The presence of a force majeure clause in a contract allows the affected parties to be excused from their contractual obligations, either temporarily or in some cases permanently, without incurring liability for breach of contract. When a force majeure event occurs, the affected parties are typically not held responsible for the consequences of their failure to perform due to the event.

It’s important to note that the specific definition and application of force majeure can vary depending on the jurisdiction and the language used in the contract. The force majeure clause should outline what events or circumstances are considered force majeure, the procedures to follow when such an event occurs, and the consequences for the parties involved.

The occurrence of a force majeure event does not automatically excuse the parties from their obligations; it typically requires notification and may involve negotiations or legal proceedings to determine the appropriate course of action. One thing to be aware of is the possibility of force majeure events in the different countries or areas you or you suppliers operate in. Data centres, for example are generally not built in earthquake prone areas.

Example Of Force Majeure

Force majeure clauses have gained significant attention during times of global crises, such as the COVID-19 pandemic, when many businesses faced disruptions and sought to rely on these clauses to mitigate the impact on their contracts and obligations. However, the effectiveness and applicability of force majeure clauses can be subject to legal interpretation and may vary from one contract to another. It’s crucial for parties entering into contracts to carefully consider and draft force majeure clauses to account for specific risks and potential disruptions that may affect their ability to perform under the contract.

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Termination by Mutual Agreement

Termination by mutual agreement is the termination of a contractual relationship between two parties that is agreed upon by both parties willingly and consensually. In this context, both parties involved in the contract, whether it’s a SaaS sales contract, employment agreement, partnership agreement, or any other type of contract, decide to end the contract through mutual consent.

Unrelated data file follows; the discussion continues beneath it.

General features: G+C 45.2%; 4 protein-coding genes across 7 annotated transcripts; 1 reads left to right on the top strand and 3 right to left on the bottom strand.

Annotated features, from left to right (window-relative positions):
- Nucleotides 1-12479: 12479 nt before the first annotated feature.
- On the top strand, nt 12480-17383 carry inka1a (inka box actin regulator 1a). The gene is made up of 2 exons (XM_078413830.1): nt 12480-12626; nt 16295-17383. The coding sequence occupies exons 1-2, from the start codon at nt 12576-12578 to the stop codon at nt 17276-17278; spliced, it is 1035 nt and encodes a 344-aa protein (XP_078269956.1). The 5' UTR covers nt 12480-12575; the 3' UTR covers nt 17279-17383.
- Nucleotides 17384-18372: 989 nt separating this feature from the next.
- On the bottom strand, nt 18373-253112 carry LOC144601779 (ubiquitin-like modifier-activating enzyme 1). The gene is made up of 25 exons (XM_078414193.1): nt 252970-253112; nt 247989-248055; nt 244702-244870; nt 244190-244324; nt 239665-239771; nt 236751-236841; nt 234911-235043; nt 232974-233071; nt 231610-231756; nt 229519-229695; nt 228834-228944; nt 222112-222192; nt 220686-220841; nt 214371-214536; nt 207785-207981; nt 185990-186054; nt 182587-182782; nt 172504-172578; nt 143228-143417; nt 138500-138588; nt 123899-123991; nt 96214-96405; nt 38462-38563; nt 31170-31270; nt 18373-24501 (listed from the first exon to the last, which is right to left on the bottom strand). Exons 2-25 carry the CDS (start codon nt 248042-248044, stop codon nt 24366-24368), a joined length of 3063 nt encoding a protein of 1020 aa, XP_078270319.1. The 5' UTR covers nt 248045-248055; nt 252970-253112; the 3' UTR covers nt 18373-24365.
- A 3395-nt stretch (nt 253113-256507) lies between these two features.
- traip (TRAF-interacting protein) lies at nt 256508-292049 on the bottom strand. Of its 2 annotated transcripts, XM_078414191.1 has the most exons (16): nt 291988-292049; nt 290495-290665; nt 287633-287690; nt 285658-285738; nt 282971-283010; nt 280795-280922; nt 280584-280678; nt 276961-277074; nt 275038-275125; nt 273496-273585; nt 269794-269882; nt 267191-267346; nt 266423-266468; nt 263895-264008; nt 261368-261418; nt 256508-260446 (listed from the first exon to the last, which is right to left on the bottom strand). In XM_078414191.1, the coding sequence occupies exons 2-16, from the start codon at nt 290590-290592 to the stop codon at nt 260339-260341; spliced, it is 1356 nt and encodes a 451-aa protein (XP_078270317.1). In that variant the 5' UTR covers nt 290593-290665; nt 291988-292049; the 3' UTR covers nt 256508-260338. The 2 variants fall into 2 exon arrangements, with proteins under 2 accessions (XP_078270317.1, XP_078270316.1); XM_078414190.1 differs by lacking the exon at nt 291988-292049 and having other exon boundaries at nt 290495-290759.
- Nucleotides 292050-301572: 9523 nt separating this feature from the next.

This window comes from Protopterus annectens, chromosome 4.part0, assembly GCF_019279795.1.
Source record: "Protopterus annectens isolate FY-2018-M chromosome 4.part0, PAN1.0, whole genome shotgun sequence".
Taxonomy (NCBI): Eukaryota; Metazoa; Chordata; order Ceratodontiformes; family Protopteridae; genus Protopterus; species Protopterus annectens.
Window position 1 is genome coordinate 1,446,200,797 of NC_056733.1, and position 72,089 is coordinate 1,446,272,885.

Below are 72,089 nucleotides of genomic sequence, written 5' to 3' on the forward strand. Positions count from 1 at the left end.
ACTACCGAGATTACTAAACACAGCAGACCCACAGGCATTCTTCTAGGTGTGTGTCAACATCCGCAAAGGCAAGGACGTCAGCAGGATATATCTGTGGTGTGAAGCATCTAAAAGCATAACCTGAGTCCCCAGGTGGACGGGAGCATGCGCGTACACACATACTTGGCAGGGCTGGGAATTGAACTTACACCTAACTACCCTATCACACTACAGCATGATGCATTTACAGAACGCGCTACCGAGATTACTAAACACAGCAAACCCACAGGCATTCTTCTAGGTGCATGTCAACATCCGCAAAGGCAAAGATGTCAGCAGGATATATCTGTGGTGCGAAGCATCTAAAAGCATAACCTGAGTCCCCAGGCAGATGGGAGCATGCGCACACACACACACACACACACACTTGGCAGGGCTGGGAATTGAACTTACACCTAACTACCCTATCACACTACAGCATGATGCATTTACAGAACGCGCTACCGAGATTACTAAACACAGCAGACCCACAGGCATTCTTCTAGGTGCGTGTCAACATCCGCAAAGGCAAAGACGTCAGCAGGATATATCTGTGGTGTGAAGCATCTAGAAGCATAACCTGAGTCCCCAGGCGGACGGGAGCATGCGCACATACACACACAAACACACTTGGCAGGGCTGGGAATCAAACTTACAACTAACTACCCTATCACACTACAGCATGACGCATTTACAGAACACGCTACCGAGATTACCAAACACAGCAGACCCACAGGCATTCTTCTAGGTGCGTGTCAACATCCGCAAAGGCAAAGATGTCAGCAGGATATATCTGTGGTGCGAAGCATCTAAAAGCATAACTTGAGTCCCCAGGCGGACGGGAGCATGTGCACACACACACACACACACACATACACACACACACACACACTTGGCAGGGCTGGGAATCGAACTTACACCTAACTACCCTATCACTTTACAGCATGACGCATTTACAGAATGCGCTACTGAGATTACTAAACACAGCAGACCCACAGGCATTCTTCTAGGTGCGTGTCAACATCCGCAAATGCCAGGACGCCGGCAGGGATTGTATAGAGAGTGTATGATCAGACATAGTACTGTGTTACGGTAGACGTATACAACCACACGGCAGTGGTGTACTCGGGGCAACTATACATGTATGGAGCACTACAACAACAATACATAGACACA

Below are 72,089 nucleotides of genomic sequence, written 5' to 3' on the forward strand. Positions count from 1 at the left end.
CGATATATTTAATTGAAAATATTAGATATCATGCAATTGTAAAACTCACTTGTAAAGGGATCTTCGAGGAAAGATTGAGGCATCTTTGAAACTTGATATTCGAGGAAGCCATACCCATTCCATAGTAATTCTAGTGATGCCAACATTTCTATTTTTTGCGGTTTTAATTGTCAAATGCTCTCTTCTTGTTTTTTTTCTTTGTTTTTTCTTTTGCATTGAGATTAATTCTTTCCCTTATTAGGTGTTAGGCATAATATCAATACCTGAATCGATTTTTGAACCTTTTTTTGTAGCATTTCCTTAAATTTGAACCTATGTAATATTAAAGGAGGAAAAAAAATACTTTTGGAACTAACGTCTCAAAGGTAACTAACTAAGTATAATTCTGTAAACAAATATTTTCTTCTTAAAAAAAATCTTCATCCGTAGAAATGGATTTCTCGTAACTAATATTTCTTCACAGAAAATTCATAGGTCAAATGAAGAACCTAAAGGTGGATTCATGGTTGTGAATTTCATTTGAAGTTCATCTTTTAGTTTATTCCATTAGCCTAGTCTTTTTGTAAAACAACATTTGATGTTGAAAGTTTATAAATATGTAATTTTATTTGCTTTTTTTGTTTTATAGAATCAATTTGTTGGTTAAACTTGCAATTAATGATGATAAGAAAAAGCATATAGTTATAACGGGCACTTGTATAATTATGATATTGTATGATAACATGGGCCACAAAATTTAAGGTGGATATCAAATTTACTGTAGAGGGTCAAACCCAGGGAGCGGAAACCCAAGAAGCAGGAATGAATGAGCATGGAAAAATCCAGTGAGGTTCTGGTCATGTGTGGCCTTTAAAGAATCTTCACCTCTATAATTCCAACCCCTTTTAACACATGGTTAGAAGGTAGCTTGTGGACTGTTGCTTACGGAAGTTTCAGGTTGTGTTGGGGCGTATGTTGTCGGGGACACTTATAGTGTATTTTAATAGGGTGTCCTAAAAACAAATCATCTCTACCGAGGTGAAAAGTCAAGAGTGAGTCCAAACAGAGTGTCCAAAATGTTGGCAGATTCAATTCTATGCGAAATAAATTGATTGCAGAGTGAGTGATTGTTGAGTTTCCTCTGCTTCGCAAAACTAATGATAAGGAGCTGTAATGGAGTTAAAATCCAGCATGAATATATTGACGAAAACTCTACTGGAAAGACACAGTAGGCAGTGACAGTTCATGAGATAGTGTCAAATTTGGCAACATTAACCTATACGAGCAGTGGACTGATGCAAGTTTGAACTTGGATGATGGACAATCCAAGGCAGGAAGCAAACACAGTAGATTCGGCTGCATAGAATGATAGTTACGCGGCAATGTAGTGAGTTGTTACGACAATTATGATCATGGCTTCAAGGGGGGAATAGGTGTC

Key points about termination by mutual agreement:

  1. Consensual Decision: Termination by mutual agreement is a voluntary decision made by both parties. They come to an understanding that it is in their best interests to end the contract, and they reach a consensus on the terms and conditions of the termination. If one side isn’t on board then it’s not going to happen.
  2. Startup Terms and Conditions: The terms of the termination are typically documented in a termination agreement or an amendment to the original contract. This agreement outlines how the termination will be carried out, including any notice periods, financial settlements, or other obligations the parties may have towards each other upon termination.
  3. No Breach Required: Unlike termination for breach, which occurs when one party fails to meet its contractual obligations, termination by mutual agreement does not require a breach of contract. It is based on a mutual desire to end the contract for various reasons, which might include a change in circumstances, shifting business priorities, or the completion of the contractual objectives.
  4. Legal Implications: While this type of termination is consensual, it is still a legal process, and the parties should ensure that the terms of the termination agreement are legally sound and that they protect their respective rights and interests.
  5. Comprehensive Agreement: The termination agreement should address all relevant issues, including the return of any property, transfer of rights or responsibilities, financial settlements, and any confidentiality or non-disparagement clauses that may remain in effect even after termination.